Prominent Russians: Yevgeny Baratynsky
Yevgeny Baratynsky holds an important place among the poets who contributed to the Golden Age of Russian poetry, which reached its height in the 1820s. His style embodies elements of both Classicism and Romanticism and his poetry treats such themes as the role of the poet, disillusionment, the relationship between man and nature and the rise of industrialization. In the minds of his contemporaries, Baratynsky was a poet-philosopher, who expressed in his art the spiritual drama of the generation that felt the inexorable heavy tread of the “Iron Age.” He is also best known for his sensitive elegies dealing with loss and despair and for the personal, revelatory tone of his love poems. Baratynsky was rediscovered by Anna Akhmatova and Joseph Brodsky as a supreme poet of thought.
Baratynsky was born in his family's home on the estate of Mara, in Tambov Province. The estate was granted to his father, Lieutenant-General Abram Andreevich, by Emperor Pavel I. In 1808, when Baratynsky was eight years old, his family moved to Moscow, but upon his father's death two years later, Baratynsky's mother moved back to Mara with her children. The future poet owed his upbringing and education to his mother, Aleksandra Fedorovna Baratynskaya (Cherepanova), a graduate of the Smolny Institute. Baratynsky attended a German boarding school in St. Petersburg for a short period and then enrolled in the Pages' Corps in 1812. After an incident that involved stealing a gold snuffbox full of money with some schoolmates, he was expelled from the Corps, forbidden by the Emperor to ever serve in the military as anything but a private and sent back to Mara. The humiliation of this harsh punishment was to stick with the young man for the rest of his life. Returning to St. Petersburg in 1818, Baratynsky joined the army as a private.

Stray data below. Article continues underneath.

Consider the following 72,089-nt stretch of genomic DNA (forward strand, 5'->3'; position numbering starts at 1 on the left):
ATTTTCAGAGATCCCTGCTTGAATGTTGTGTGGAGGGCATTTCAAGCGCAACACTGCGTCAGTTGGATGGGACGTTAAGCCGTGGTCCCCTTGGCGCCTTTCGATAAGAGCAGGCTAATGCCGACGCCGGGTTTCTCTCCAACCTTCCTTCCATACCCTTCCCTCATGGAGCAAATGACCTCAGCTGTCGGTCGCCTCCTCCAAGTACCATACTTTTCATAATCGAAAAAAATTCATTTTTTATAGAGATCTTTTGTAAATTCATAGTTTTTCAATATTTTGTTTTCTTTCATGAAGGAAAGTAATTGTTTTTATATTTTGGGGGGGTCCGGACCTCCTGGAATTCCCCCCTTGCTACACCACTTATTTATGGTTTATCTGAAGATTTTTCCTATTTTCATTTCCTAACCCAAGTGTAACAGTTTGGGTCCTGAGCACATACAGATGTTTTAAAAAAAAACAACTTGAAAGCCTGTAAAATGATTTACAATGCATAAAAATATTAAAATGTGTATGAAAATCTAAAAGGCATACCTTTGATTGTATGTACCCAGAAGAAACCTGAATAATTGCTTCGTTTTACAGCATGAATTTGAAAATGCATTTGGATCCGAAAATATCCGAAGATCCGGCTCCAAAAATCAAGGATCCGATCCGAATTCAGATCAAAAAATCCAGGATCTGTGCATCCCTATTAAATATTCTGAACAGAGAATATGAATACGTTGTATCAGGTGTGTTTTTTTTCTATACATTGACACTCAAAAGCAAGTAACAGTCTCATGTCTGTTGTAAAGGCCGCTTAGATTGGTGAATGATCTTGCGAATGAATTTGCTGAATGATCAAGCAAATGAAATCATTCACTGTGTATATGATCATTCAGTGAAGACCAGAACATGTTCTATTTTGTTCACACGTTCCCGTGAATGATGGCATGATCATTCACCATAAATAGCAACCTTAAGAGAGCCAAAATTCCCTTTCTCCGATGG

He began writing poetry during this period and became a regular visitor to literary salons and philosophical circles frequented by other St. Petersburg writers. Baratynsky became involved with a group of writers called the Arzamas, which included Aleksandr Turgenev. The group, heavily influenced by French Classicism, played a major role in the development and encouragement of the young poet's versification.
In 1820 Baratynsky served in the Infantry Regiment quartered in Finland. His elegy “Finland,” his poem “Eda” and a number of other poetic works gave Baratynsky the nickname the “singer of Finland.” In his elegies he depicted the austerely beautiful Finnish landscape and portrayed himself as the isolated poet in exile. Man's relationship to nature and the role of the poet in society continued to be prominent themes in Baratynsky's later poetry as well. His first published collection of poems included many pieces dealing with Baratynsky's disillusionment over man's neglect of and alienation from natural beauty as a result of the coming of industrialization. Critics of Baratynsky's poetry, including his friend Pushkin, praised his originality, lyricism, and the keen psychological insight evident in his poetic monologues. He also experimented with language, using neologisms as well as elements of Old Church Slavonic to create a fresher kind of diction. A master of meter, Baratynsky also skillfully manipulated the iambic tetrameter rhythm in his poetry. Almost all of Baratynsky's poetry attests to the conflict he felt between reason and emotion. In 1820 the young poet made his acquaintance with Anton Delvig (a Russian poet and journalist), who rallied his falling spirits and introduced him to the literary press. In his absence in Finland he was accepted to the “Free Society of Champions of Russian Letters.” Only six years later, in spring 1825, due to the insistent efforts of Zhukovsky and Turgenev, Baratynsky was promoted to the rank of officer.